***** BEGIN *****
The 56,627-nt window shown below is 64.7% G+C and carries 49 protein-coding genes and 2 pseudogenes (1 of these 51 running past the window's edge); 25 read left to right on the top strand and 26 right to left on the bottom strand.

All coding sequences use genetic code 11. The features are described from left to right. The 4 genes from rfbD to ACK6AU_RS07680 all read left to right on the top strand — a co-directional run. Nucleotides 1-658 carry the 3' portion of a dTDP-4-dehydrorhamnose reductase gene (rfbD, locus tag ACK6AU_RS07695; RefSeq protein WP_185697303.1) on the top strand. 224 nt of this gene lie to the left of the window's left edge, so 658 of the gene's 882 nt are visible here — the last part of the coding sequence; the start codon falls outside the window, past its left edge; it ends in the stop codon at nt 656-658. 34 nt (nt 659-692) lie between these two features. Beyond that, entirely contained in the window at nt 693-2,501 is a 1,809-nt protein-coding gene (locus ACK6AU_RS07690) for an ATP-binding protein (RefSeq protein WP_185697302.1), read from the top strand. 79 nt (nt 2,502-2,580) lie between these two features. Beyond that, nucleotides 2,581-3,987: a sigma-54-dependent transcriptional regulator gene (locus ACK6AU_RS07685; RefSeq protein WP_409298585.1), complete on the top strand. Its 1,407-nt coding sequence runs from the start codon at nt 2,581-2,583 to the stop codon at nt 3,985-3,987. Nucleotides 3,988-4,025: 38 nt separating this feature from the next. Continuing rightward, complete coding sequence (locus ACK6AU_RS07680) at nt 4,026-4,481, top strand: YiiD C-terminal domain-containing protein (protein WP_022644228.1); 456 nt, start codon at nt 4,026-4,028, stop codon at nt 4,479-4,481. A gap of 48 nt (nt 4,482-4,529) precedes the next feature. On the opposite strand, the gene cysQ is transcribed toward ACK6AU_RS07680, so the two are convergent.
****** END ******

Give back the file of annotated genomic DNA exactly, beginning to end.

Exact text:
The 56,627-nt window shown below is 64.7% G+C and carries 49 protein-coding genes and 2 pseudogenes (1 of these 51 running past the window's edge); 25 read left to right on the top strand and 26 right to left on the bottom strand.

All coding sequences use genetic code 11. The features are described from left to right. The 4 genes from rfbD to ACK6AU_RS07680 all read left to right on the top strand — a co-directional run. Nucleotides 1-658 carry the 3' portion of a dTDP-4-dehydrorhamnose reductase gene (rfbD, locus tag ACK6AU_RS07695; RefSeq protein WP_185697303.1) on the top strand. 224 nt of this gene lie to the left of the window's left edge, so 658 of the gene's 882 nt are visible here — the last part of the coding sequence; the start codon falls outside the window, past its left edge; it ends in the stop codon at nt 656-658. 34 nt (nt 659-692) lie between these two features. Beyond that, entirely contained in the window at nt 693-2,501 is a 1,809-nt protein-coding gene (locus ACK6AU_RS07690) for an ATP-binding protein (RefSeq protein WP_185697302.1), read from the top strand. 79 nt (nt 2,502-2,580) lie between these two features. Beyond that, nucleotides 2,581-3,987: a sigma-54-dependent transcriptional regulator gene (locus ACK6AU_RS07685; RefSeq protein WP_409298585.1), complete on the top strand. Its 1,407-nt coding sequence runs from the start codon at nt 2,581-2,583 to the stop codon at nt 3,985-3,987. Nucleotides 3,988-4,025: 38 nt separating this feature from the next. Continuing rightward, complete coding sequence (locus ACK6AU_RS07680) at nt 4,026-4,481, top strand: YiiD C-terminal domain-containing protein (protein WP_022644228.1); 456 nt, start codon at nt 4,026-4,028, stop codon at nt 4,479-4,481. A gap of 48 nt (nt 4,482-4,529) precedes the next feature. On the opposite strand, the gene cysQ is transcribed toward ACK6AU_RS07680, so the two are convergent.